Two unknown women, one murdered and left in a ditch, the other slain and discarded in an open grave meant for someone else. And two Scotland Yard detectives, whose assignments and lives intersect.
“A Divided Loyalty” (William Morrow, $27.99, 336 pages)—the 22nd entry in Charles Todd’s series featuring Inspector Ian Rutledge—opens in the bleak midwinter of 1921.
Rutledge is assigned to the case in Shropshire, where he identifies the victim and arrests the killer.
In Wiltshire, Chief Inspector Brian Leslie, shocked when he recognizes the dead woman, reports his inability to find the killer.
And in London, Rutledge—still slowly recovering from the shell shock brought on by his service in World War I—is directed to take another look at Leslie’s case but worries that his superiors are setting him up for failure.
Todd—the pen name of a mother-and-son writing team—creates another character-focused installment in a stellar series that examines, with compassion and decency, the damage that war inflicts and the struggles of those on whom it leaves enduring trauma.
When combined with an imaginative plot, understated but elegant prose and a vivid portrait of a somber era, “A Divided Loyalty”—the title carries a dual purpose—offers not only a superior example of crime fiction but also a thoughtful meditation on the emotional battles that veterans of war often must endure when peace breaks out.
A REPORTER ON EDGE
Can a newspaper reporter cover a murder while being stalked by a murderer?
That’s the question for Harper McClain in “Revolver Road” (Minotaur, $27.99, 304 pages), the third installment in Christi Daugherty’s series featuring the intrepid police reporter for the Savannah Daily News.
When newly famous singer Xavier Rayne disappears from his home on nearby Tybee Island, his housemates—actress girlfriend Cara Brand, keyboardist Hunter Carlson and backup singer Allegra Hanson—assure Harper that he often goes away but always returns.
But when a fishing boat spots his body—complete with two bullet holes—the case shifts from missing person to homicide.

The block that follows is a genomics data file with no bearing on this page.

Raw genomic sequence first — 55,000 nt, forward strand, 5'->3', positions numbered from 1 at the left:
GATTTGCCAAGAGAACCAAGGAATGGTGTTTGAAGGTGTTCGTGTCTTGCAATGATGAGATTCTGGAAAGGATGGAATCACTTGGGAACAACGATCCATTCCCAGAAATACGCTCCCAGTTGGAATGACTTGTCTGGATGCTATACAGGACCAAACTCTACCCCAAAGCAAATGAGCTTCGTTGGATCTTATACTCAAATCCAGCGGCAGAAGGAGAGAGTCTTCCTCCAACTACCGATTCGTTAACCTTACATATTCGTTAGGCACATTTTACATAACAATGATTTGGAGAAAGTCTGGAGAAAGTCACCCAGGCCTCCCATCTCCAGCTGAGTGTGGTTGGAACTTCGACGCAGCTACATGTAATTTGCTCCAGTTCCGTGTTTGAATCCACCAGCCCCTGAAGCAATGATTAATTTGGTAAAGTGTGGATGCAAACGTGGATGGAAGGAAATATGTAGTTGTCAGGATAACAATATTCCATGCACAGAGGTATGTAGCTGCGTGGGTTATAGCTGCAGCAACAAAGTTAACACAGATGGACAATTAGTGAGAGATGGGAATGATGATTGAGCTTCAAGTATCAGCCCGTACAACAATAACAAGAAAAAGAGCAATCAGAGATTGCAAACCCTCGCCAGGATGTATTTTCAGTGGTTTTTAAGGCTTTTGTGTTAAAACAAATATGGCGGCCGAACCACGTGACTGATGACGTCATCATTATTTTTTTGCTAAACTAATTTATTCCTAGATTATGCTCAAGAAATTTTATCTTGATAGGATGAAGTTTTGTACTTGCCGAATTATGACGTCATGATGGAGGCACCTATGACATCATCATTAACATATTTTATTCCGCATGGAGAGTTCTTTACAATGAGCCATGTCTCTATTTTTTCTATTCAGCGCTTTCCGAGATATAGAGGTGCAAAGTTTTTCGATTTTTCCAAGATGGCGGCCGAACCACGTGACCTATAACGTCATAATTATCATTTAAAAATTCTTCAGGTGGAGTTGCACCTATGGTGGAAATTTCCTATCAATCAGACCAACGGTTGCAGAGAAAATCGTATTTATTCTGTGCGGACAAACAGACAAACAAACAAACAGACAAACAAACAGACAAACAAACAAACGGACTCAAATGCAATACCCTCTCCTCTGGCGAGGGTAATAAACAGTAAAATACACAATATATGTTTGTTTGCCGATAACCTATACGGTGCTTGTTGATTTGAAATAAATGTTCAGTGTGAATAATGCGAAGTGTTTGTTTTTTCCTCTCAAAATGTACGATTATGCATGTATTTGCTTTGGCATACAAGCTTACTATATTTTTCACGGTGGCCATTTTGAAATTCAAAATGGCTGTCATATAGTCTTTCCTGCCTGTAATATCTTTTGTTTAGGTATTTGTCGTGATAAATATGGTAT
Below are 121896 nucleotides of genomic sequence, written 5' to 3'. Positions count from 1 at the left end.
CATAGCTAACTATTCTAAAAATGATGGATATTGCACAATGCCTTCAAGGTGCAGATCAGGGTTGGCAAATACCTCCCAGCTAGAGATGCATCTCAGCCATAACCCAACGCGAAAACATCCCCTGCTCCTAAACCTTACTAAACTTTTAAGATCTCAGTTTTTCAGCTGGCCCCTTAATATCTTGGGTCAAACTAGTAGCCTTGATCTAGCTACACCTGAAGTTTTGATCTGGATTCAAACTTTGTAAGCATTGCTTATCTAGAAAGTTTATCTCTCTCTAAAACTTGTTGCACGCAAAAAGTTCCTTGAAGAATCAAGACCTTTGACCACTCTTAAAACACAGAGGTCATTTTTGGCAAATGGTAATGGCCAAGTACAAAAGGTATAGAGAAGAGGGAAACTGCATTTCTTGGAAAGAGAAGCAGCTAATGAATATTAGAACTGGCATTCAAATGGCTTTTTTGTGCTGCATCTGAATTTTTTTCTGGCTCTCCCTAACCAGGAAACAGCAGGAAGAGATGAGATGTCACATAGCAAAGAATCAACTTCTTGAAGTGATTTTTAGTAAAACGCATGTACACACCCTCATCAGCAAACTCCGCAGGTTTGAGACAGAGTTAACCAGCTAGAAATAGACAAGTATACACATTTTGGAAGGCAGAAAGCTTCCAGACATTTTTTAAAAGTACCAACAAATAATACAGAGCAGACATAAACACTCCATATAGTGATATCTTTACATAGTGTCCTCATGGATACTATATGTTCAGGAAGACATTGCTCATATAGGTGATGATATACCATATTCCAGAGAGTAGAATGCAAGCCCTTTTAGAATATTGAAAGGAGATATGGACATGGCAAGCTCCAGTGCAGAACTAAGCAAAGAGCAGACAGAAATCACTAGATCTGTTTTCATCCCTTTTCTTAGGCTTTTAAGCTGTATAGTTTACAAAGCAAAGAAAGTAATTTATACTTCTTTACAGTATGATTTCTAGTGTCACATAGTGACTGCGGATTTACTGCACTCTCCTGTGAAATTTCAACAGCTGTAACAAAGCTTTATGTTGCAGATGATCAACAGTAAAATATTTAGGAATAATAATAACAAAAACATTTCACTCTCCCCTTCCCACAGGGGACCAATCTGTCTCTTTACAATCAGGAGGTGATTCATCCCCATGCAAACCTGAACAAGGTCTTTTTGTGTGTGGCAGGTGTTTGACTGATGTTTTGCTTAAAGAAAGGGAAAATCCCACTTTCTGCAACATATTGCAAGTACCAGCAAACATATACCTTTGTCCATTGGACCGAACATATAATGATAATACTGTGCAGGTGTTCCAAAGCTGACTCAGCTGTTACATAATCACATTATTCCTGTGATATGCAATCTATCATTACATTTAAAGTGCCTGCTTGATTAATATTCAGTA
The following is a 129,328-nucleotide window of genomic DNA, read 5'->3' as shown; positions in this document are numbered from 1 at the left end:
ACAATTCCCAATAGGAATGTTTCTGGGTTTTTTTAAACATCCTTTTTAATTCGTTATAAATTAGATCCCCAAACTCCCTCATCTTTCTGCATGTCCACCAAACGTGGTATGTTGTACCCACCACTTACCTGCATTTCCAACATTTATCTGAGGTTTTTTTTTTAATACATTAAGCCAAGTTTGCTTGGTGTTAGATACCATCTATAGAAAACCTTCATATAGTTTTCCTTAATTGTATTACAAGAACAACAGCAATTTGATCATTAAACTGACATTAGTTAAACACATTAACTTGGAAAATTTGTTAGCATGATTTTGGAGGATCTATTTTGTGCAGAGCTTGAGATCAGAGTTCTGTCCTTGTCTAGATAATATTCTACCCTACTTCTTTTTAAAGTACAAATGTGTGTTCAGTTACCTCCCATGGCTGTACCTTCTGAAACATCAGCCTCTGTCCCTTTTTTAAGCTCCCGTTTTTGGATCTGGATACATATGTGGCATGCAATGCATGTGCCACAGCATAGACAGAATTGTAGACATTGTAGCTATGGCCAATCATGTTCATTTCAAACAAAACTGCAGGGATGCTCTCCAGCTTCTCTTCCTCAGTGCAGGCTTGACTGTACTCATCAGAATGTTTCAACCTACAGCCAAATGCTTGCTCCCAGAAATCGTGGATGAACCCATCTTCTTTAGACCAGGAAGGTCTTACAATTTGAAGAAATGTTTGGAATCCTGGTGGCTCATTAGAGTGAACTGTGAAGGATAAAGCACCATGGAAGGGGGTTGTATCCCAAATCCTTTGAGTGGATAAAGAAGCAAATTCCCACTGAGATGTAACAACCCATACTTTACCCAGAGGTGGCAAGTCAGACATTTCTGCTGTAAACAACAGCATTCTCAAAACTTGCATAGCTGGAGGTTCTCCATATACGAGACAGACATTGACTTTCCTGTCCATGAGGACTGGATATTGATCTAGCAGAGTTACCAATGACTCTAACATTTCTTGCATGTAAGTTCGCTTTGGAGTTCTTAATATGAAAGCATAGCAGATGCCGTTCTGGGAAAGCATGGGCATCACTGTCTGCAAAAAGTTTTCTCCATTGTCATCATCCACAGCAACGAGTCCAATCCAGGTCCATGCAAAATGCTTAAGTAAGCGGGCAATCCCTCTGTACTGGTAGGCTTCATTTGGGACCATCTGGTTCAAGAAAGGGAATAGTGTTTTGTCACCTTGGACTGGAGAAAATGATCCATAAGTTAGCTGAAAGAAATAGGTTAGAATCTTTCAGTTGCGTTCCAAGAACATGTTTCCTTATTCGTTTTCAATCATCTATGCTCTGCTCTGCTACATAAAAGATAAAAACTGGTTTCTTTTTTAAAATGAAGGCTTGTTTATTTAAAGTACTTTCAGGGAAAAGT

Meanwhile, Harper can’t forget the phone call during which a man told her, “The person who killed your mother is looking for you. He’s been in prison for a long time and he’s about to get out. And he’s going to come for you.”
Harper, while fearing for her life, remains dedicated to her work—even though her newspaper is failing as its self-absorbed owner orders more layoffs as she spends lavishly on herself.
Daugherty, a former crime reporter, draws on her experience in the entire series, and especially in this entry. With perfect pitch for plot and characters, she elevates the tension to nearly unbearable levels until the explosive double climax that concludes both major plotlines.
An adroit blend of whodunit and thriller, “Revolver Road” further displays Daugherty’s immense talent in all aspects of this gripping, moving and satisfying novel.
KILLER STALKS SMALL TOWN
Had enough of serial killers and the cops who pursue them?
Before you say “yes,” give Beverly Long a chance in “Ten Days Gone” (Mira, $7.99, 384 pages), the first in her projected series featuring police Detectives A.L. McKittridge and Rena Morgan of fictional Baywood, Wis.
Four women have been murdered in 40 days in the small city—and each killing took place 10 days apart. As McKittridge and Morgan search for any link among the four victims, they repeatedly come up short—until they find a petition that each had signed supporting the restoration and repurposing of a shabby, but formerly elegant, hotel.
Using their discovery, they determine the identity of the next target, Tess Lyons, a title company employee with a daughter in college. And Tess—who recently lost part of her left arm to a shark while surfing in California—also suffers from the resulting depression and its byproduct, an initial reluctance to help the cops.
But her will to live kicks in as McKittridge and Morgan’s investigations lead them to a particularly disturbed killer with an equally unsettling motive and method.
Long, whose previous novels run a limited gamut from romance to paranormal romance to romantic suspense, scores well in her transition to hard-boiled thriller. But she does not neglect her roots, as she delves into the personal lives of her detectives, including marital and offspring issues.
Fast-paced but never rushed, “Ten Days Gone” offers entertaining escapism and proves Long capable of deft genre shifting.
Jay Strafford, a retired Virginia journalist, now lives in Florida.